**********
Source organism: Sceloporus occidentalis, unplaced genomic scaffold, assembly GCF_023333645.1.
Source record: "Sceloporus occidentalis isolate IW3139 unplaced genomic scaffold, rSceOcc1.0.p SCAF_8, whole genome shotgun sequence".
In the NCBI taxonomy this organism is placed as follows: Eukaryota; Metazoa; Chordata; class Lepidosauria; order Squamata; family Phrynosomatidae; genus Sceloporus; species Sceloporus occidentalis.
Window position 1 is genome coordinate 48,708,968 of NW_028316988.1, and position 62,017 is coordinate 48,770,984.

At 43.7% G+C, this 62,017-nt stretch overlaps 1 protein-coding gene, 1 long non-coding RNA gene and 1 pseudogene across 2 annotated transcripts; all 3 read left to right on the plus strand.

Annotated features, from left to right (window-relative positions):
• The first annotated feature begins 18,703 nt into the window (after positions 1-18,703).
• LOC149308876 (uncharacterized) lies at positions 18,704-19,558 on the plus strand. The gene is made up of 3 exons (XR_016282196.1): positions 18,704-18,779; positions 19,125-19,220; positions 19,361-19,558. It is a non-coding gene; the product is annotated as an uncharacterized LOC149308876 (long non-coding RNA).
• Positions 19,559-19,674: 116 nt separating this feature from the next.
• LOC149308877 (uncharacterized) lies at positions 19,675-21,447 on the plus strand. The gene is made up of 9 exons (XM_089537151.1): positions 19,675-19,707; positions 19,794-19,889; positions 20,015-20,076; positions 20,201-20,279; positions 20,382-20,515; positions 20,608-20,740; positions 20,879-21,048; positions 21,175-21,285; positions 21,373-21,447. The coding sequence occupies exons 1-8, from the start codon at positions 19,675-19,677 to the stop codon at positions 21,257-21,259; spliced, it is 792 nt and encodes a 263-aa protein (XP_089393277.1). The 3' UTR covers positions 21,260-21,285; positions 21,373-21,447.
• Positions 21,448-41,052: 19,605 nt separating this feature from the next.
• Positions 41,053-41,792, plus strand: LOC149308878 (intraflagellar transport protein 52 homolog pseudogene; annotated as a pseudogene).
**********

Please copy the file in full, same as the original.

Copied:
Source organism: Sceloporus occidentalis, unplaced genomic scaffold, assembly GCF_023333645.1.
Source record: "Sceloporus occidentalis isolate IW3139 unplaced genomic scaffold, rSceOcc1.0.p SCAF_8, whole genome shotgun sequence".
In the NCBI taxonomy this organism is placed as follows: Eukaryota; Metazoa; Chordata; class Lepidosauria; order Squamata; family Phrynosomatidae; genus Sceloporus; species Sceloporus occidentalis.
Window position 1 is genome coordinate 48,708,968 of NW_028316988.1, and position 62,017 is coordinate 48,770,984.

At 43.7% G+C, this 62,017-nt stretch overlaps 1 protein-coding gene, 1 long non-coding RNA gene and 1 pseudogene across 2 annotated transcripts; all 3 read left to right on the plus strand.

Annotated features, from left to right (window-relative positions):
• The first annotated feature begins 18,703 nt into the window (after positions 1-18,703).
• LOC149308876 (uncharacterized) lies at positions 18,704-19,558 on the plus strand. The gene is made up of 3 exons (XR_016282196.1): positions 18,704-18,779; positions 19,125-19,220; positions 19,361-19,558. It is a non-coding gene; the product is annotated as an uncharacterized LOC149308876 (long non-coding RNA).
• Positions 19,559-19,674: 116 nt separating this feature from the next.
• LOC149308877 (uncharacterized) lies at positions 19,675-21,447 on the plus strand. The gene is made up of 9 exons (XM_089537151.1): positions 19,675-19,707; positions 19,794-19,889; positions 20,015-20,076; positions 20,201-20,279; positions 20,382-20,515; positions 20,608-20,740; positions 20,879-21,048; positions 21,175-21,285; positions 21,373-21,447. The coding sequence occupies exons 1-8, from the start codon at positions 19,675-19,677 to the stop codon at positions 21,257-21,259; spliced, it is 792 nt and encodes a 263-aa protein (XP_089393277.1). The 3' UTR covers positions 21,260-21,285; positions 21,373-21,447.
• Positions 21,448-41,052: 19,605 nt separating this feature from the next.
• Positions 41,053-41,792, plus strand: LOC149308878 (intraflagellar transport protein 52 homolog pseudogene; annotated as a pseudogene).